Yes, those three moons have existed much longer than humans have. But it’s the moons that existed, not the math calculations that show that three moons are being counted.

          Math and counting came into existence as human minds and cultures developed.

        • Kodie

          It seems like a philosophical distinction that is unnecessarily picky. A one thing and another thing are 2 things, regardless of who was there to not call it 2.

        • Chuck Johnson

          Kodie:
          “It seems like a philosophical distinction that is unnecessarily picky. A
          one thing and another thing are 2 things, regardless of who was there
          to not call it 2.”

          Chuck:
          You are only saying that because you exist. If you didn’t exist, then you wouldn’t be telling me that.

          The fact that there are “2 things” only exists because intelligent beings exist. If no intelligent beings ever existed, then the whole “two things” idea would not exist.

          Facts are properties of intelligent minds.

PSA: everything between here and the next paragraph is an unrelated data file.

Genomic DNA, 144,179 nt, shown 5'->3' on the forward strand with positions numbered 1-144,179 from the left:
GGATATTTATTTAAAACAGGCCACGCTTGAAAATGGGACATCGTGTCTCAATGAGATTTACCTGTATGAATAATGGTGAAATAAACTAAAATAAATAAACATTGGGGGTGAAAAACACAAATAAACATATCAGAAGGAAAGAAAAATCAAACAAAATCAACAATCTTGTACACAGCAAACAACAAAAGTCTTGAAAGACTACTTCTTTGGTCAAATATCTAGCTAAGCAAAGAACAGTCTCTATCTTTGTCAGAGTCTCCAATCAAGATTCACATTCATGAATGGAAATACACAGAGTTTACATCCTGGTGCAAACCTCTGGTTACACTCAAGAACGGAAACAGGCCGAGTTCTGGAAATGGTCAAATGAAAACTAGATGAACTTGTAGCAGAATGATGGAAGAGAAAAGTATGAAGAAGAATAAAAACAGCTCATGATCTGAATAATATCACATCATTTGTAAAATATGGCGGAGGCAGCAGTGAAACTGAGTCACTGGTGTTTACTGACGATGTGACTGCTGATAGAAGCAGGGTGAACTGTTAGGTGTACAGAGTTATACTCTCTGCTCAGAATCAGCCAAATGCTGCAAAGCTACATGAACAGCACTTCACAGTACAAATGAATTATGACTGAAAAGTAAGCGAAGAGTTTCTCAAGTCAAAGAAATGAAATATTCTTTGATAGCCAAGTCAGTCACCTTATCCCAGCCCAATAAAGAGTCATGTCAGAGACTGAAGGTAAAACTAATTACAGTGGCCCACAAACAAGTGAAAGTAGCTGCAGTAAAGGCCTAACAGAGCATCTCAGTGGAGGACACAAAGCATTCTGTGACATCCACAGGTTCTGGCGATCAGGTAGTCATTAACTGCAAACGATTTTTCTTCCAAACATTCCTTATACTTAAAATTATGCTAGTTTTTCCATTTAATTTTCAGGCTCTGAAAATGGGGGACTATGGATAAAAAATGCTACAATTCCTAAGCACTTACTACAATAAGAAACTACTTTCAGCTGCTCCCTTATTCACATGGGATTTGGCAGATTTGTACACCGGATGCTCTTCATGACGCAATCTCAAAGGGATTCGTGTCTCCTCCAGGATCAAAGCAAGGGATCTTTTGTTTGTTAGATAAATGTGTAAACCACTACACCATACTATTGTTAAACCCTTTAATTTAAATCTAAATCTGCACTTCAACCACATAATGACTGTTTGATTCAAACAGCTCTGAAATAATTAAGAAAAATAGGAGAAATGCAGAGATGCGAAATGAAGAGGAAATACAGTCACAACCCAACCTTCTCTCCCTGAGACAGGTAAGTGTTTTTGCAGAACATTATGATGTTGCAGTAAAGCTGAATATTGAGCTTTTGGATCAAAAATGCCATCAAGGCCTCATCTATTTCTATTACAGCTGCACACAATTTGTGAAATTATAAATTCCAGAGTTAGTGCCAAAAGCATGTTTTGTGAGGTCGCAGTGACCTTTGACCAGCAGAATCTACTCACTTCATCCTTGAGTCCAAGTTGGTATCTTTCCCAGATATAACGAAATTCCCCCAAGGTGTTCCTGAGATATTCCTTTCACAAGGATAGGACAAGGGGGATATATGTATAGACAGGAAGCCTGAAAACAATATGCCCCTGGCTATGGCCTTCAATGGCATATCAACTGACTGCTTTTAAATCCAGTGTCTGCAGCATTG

When you start counting imaginary things, then numbers get legitimately applied. We can all count imaginary things and get correct, appropriate answers.

          I think that’s where your confusion comes in. You are counting imagined things, and then saying that counting, addition and numbers exist even if there is no one around to do the counting.

          That’s not true.
          If no intelligent being would ever exist, then math would never exist.

          But once intelligent beings exist, then even imagined objects can be counted, added, subtracted, etc.

          The objects don’t need to be real in order to count them and add them, but without intelligent beings, the math will not exist.

          All ideas (including math) come into existence with the emergence of intelligent life-forms.
          God can not have any ideas. – – – I am an atheist.

        • Greg G.

          Long before there were anybody around to count anything, atomic nuclei were being formed with different numbers of protons. But the nuclei attracted the same number of electrons as protons. The electrons formed shells that interacted with other shells in specific ways according to the number of protons and electrons. These interactions were chemistry even though there was nobody around to call it that.